JAMAICA (CelebrityAccess) – Reggae has been added to a list of international cultural treasures protected by the United Nations.
Announcing the decision, Unesco (United Nations Educational, Scientific and Cultural Organisation) said the music’s “contribution to international discourse on issues of injustice, resistance, love and humanity underscores the dynamics of the element as being at once cerebral, socio-political, sensual and spiritual”.
It added: “The basic social functions of the music – as a vehicle for social commentary, a cathartic practice, and a means of praising God – have not changed, and the music continues to act as a voice for all.”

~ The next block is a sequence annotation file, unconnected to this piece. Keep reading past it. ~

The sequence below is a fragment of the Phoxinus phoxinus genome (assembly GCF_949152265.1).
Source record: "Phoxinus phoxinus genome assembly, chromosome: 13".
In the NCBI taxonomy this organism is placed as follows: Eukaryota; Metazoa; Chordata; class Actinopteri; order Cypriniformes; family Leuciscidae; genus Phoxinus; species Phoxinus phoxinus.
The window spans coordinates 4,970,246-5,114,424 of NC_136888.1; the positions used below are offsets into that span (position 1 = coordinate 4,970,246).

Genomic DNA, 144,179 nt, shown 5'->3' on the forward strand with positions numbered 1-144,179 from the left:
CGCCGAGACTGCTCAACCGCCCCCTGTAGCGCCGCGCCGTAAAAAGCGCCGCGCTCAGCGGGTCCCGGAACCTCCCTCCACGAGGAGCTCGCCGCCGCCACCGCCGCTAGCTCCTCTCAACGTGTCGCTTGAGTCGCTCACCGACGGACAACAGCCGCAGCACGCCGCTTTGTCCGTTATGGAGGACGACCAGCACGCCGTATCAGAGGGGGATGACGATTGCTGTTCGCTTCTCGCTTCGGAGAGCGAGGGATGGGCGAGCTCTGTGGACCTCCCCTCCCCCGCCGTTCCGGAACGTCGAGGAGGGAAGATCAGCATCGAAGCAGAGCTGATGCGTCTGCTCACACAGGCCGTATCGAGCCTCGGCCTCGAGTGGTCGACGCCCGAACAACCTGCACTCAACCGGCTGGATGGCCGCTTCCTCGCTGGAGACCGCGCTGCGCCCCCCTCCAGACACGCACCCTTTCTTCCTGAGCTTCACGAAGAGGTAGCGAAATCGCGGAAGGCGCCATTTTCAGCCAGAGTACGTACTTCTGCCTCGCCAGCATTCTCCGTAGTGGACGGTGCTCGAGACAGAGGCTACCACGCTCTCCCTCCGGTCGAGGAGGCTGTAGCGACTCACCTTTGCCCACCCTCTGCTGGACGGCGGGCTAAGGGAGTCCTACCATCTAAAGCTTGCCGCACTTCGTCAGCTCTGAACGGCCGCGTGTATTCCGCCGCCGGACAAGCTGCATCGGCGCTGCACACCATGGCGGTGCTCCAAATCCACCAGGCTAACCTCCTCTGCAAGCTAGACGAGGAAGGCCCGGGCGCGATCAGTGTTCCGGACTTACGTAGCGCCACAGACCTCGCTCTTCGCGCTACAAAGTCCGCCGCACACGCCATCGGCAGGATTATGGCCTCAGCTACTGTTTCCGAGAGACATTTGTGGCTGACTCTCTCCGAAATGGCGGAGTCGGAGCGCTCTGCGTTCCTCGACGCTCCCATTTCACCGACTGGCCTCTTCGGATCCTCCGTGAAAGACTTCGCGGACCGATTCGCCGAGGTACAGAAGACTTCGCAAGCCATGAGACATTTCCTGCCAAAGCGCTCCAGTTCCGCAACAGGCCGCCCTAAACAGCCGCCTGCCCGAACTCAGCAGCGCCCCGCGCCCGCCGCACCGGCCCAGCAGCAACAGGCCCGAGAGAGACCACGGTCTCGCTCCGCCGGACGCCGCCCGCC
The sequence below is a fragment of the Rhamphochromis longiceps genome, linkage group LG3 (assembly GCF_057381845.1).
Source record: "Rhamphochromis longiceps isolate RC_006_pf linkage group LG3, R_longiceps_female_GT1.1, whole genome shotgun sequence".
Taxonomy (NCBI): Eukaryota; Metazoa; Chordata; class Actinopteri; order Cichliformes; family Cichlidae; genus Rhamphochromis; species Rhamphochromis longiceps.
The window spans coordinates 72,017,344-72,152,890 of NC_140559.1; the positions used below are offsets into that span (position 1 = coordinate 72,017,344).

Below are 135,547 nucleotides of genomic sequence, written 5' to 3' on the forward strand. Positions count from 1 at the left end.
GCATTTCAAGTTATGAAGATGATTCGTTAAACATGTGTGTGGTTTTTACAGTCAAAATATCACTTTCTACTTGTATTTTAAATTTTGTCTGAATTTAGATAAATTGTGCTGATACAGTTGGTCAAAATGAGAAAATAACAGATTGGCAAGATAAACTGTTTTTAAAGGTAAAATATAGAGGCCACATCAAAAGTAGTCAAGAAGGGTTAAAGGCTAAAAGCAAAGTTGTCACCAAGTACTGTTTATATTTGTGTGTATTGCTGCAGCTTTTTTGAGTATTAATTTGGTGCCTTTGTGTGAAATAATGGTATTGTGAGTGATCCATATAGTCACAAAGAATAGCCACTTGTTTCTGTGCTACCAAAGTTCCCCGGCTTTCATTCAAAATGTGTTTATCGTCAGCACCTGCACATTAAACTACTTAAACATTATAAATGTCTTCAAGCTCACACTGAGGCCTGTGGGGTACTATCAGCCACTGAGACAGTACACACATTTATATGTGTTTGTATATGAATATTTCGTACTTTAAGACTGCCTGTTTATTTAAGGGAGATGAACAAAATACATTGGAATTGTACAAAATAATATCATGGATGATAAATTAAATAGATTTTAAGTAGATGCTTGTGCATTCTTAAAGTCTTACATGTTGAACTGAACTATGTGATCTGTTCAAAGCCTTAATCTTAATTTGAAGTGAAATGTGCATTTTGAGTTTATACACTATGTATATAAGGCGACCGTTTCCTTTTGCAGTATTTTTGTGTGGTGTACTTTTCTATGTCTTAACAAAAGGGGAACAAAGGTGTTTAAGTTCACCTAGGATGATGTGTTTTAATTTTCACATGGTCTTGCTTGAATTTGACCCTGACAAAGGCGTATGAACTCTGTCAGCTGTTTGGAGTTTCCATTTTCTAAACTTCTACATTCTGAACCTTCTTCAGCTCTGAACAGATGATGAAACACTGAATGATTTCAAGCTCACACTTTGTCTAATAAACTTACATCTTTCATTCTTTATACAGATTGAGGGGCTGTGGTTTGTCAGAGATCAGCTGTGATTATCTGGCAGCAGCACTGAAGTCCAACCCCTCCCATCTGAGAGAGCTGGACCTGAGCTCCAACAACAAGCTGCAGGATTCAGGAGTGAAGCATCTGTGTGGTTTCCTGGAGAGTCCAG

Reggae rose to prominence in Jamaica during the 1960s thanks to artists like Toots and the Maytals, Peter Tosh, Bob Marley, Lee Scratch Perry and Prince Buster among others.
Jamaica applied for reggae’s inclusion on the list this year at a meeting of the UN agency on the island of Mauritius.
The protected list, which began in 2008, grew out of the UN’s convention for the safeguarding of intangible cultural heritage in 2003 and is aimed at ensuring respect for communities, groups and individuals involved in the listed activity, to raise awareness and encourage appreciation of those activities nationally and internationally.
Other cultural traditions which made this year’s list included a Spanish riding school in Vienna, a Mongolian camel-coaxing ritual and Egyptian puppetry.